A projection lens 18 is disposed along the optical axis 8 to project an image I of an object O from the object surface 4 to the image surface 6. A fourth reflector 20 deflects the optical axis toward the image surface 6. The fourth reflector may or may not be necessary, depending on whether the optical system of this invention is used in an image transfer type system or in a direct imaging system. An image transfer system requires an even number of reflections (or zero reflections) between object and image and a direct imaging system requires an odd number of reflections. In any case, the particulars of that part of the optical system from the lens to the image surface are not material to this invention.

With the first reflector 10 in its first position (solid line) and the third reflector 16 in its first position (solid line) the optical path 8 extends from object surface 4 to first reflector 10, to second reflector 12, to third reflector 16, to the projection lens 18, and on to the image surface 6. Along this path 8, 8a, light from an object O on the object surface 4 propagates to form an Image I at the image surface 6. The image wavefront propagating along this axis of propagation is, after its reflection from the third reflector 16, in a first orientation relative to the axis of propagation 8.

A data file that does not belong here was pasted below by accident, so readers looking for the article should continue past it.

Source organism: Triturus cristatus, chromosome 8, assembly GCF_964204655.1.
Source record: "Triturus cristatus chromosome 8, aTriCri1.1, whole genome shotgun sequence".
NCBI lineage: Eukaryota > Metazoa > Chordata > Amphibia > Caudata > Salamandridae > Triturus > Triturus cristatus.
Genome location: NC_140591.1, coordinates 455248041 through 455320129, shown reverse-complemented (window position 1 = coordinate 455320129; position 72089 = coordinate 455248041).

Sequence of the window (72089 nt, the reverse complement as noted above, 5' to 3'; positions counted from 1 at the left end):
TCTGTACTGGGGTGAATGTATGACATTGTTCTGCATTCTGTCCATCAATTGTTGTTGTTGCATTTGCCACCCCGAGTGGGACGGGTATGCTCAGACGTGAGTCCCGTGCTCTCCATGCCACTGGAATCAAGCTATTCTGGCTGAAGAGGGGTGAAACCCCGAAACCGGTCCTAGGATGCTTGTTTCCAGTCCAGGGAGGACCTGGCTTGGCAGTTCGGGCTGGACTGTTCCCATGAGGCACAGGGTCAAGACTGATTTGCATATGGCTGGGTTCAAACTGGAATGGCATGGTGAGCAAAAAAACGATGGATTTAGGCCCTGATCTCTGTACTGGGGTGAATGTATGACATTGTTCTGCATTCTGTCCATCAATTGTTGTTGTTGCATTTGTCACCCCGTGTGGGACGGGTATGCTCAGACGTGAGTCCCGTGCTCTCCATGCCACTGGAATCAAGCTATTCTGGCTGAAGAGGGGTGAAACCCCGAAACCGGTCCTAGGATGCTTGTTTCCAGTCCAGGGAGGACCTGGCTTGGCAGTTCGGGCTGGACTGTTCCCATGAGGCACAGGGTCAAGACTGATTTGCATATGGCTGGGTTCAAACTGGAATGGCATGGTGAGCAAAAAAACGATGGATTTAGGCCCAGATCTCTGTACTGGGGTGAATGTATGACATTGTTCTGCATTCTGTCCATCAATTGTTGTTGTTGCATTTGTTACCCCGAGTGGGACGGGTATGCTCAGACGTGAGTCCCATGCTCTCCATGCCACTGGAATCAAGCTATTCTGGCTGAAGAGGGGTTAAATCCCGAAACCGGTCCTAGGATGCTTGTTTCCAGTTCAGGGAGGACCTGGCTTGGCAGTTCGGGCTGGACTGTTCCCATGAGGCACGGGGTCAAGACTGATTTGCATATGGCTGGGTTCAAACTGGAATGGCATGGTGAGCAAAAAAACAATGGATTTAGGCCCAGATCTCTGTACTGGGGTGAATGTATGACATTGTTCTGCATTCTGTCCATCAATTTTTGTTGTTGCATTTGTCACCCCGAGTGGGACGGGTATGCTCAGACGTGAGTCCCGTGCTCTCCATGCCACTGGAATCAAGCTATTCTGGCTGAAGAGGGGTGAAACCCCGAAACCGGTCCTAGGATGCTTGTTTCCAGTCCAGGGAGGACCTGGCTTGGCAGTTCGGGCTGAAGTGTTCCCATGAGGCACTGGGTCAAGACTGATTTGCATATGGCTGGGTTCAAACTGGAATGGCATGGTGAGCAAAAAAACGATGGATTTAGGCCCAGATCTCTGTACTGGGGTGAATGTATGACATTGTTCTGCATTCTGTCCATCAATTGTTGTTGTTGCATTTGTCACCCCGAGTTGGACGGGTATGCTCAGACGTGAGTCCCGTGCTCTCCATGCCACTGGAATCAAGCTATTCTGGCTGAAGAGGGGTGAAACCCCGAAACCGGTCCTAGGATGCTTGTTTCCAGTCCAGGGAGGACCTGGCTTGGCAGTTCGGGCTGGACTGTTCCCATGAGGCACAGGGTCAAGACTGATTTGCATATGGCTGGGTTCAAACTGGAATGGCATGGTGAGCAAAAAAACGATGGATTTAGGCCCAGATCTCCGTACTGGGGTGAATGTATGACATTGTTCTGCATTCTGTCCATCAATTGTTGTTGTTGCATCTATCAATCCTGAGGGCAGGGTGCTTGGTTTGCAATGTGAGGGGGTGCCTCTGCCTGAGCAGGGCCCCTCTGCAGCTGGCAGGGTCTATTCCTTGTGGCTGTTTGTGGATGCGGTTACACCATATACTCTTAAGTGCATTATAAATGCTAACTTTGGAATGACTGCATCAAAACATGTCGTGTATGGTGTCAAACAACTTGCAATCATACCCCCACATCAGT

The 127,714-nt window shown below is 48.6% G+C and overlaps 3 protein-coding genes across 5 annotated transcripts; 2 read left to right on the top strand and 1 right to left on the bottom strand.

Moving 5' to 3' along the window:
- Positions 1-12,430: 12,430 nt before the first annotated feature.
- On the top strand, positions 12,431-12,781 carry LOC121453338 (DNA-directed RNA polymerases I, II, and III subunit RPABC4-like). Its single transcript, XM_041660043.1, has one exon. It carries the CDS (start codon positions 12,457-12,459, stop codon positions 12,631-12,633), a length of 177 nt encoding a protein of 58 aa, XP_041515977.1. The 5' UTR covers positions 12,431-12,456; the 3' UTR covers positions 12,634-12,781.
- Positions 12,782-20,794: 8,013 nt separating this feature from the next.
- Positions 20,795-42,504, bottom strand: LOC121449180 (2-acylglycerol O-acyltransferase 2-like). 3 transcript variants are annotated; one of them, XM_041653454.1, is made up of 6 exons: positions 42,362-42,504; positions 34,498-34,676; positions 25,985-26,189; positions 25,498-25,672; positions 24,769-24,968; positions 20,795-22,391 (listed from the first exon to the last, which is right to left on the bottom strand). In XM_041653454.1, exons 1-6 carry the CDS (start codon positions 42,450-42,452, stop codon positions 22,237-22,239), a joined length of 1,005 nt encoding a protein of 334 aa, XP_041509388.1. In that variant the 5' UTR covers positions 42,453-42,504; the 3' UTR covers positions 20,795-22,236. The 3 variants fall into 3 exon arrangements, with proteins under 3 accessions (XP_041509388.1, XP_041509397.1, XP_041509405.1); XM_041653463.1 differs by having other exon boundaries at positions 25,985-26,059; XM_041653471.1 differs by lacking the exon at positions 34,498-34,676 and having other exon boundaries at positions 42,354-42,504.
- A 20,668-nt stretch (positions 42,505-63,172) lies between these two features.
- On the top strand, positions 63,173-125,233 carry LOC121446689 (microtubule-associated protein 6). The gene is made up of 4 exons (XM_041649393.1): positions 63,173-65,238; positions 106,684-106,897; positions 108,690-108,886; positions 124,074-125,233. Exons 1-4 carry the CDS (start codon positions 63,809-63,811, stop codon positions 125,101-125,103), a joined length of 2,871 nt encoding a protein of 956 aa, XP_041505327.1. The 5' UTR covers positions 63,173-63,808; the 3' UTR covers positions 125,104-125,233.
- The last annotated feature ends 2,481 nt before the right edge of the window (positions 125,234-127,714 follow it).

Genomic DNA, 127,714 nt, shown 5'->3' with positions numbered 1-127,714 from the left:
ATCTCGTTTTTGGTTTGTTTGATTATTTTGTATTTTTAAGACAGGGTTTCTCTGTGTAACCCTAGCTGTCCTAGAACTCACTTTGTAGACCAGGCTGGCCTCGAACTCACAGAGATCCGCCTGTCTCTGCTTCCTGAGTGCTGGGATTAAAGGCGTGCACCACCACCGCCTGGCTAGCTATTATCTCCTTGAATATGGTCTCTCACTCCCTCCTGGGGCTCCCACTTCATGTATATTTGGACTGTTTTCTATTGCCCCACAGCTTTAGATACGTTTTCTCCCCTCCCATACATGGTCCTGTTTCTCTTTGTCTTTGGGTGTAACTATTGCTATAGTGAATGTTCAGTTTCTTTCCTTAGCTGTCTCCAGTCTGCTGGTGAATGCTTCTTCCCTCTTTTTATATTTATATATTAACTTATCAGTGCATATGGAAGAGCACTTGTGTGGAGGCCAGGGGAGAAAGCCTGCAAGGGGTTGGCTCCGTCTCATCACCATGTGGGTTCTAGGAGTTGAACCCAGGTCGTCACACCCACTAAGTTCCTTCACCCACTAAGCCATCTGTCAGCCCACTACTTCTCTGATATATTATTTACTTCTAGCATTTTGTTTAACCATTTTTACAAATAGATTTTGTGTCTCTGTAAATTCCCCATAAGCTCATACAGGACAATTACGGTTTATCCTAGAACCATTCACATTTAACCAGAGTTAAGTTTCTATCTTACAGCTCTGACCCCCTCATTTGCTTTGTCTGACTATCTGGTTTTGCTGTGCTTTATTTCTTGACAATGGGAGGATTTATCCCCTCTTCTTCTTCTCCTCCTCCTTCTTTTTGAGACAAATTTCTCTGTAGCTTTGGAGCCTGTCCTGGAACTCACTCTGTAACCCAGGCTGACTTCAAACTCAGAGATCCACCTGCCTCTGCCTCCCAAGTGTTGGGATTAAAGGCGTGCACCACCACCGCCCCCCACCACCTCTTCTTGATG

With the first reflector 10 in its second position (phantom lines) indicated at 10', and with the third reflector in its second position (phantom lines) indicated at 16', the optical path 8 extends from object surface 4 to the first reflector 10, to alternate reflector 14, to third reflector 16, to the projection lens 18, and on to the image surface 6. Along this path 8, 8b, light from an object O on the object surface 4 propagates to form an image I at the image surface 6. The image wavefront propagating along this axis of propagation is, after its reflection from the third reflector 16, in a second orientation relative to the axis of propagation 8. This second image orientation is rotated 180 about the axis of propagation relative to the first image orientation.